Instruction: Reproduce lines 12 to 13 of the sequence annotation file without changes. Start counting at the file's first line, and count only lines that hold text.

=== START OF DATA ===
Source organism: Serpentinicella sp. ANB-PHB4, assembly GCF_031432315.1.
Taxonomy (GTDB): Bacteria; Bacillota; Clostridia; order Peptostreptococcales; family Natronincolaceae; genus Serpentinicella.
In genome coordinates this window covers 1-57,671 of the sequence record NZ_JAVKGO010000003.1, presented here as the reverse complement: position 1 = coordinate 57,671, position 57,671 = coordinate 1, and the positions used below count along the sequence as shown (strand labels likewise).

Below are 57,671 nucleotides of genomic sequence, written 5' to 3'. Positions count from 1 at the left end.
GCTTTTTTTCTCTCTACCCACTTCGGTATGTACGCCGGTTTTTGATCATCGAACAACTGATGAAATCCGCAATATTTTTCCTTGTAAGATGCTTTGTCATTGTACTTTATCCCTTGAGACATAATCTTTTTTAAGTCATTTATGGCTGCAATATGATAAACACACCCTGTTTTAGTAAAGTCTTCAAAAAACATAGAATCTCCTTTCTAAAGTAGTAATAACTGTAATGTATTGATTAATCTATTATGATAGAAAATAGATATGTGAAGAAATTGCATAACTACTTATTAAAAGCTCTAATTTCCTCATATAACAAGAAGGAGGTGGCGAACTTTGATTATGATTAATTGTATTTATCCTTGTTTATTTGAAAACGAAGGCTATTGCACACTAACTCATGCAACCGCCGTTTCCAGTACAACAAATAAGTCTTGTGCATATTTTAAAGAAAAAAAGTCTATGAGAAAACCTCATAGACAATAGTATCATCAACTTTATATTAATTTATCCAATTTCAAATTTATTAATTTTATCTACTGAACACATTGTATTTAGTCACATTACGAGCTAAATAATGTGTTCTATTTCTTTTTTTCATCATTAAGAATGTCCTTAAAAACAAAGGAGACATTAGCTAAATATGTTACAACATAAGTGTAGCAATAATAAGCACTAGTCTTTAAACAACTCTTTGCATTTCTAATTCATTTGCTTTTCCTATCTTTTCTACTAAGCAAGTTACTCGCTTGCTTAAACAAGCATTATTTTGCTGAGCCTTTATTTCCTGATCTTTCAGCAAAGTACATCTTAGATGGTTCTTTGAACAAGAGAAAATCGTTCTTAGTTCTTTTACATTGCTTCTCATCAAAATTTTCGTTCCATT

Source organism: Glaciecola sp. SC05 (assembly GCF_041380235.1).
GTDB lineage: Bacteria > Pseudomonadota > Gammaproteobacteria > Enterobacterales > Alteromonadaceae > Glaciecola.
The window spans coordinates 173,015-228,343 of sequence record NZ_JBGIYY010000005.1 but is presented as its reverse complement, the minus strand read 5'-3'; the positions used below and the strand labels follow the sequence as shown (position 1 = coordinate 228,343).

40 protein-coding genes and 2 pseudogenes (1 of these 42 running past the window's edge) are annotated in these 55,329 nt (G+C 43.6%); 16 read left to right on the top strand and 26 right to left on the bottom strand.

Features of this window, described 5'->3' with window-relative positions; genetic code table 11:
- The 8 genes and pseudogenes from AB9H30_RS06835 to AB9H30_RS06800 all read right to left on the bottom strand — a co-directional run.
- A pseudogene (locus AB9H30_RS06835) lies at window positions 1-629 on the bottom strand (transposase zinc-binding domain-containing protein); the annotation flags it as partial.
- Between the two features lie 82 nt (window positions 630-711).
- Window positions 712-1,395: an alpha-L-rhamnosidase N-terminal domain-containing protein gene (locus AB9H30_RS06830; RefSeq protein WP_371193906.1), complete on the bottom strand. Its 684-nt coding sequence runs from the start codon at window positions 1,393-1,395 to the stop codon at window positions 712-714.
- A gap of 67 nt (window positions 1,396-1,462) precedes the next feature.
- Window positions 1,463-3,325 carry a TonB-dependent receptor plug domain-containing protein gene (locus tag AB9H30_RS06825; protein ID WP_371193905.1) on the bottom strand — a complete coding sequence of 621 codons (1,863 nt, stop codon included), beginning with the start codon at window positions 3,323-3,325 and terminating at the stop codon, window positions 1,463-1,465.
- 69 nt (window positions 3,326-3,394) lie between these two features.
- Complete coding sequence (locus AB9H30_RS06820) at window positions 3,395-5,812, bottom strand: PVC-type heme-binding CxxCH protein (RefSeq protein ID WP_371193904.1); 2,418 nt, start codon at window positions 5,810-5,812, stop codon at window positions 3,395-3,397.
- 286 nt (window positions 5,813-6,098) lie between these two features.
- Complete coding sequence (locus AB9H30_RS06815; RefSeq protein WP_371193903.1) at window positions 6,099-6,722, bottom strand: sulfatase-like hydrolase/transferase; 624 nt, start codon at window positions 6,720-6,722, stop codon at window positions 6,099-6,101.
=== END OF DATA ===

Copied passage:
- A pseudogene (locus AB9H30_RS06835) lies at window positions 1-629 on the bottom strand (transposase zinc-binding domain-containing protein); the annotation flags it as partial.
- Between the two features lie 82 nt (window positions 630-711).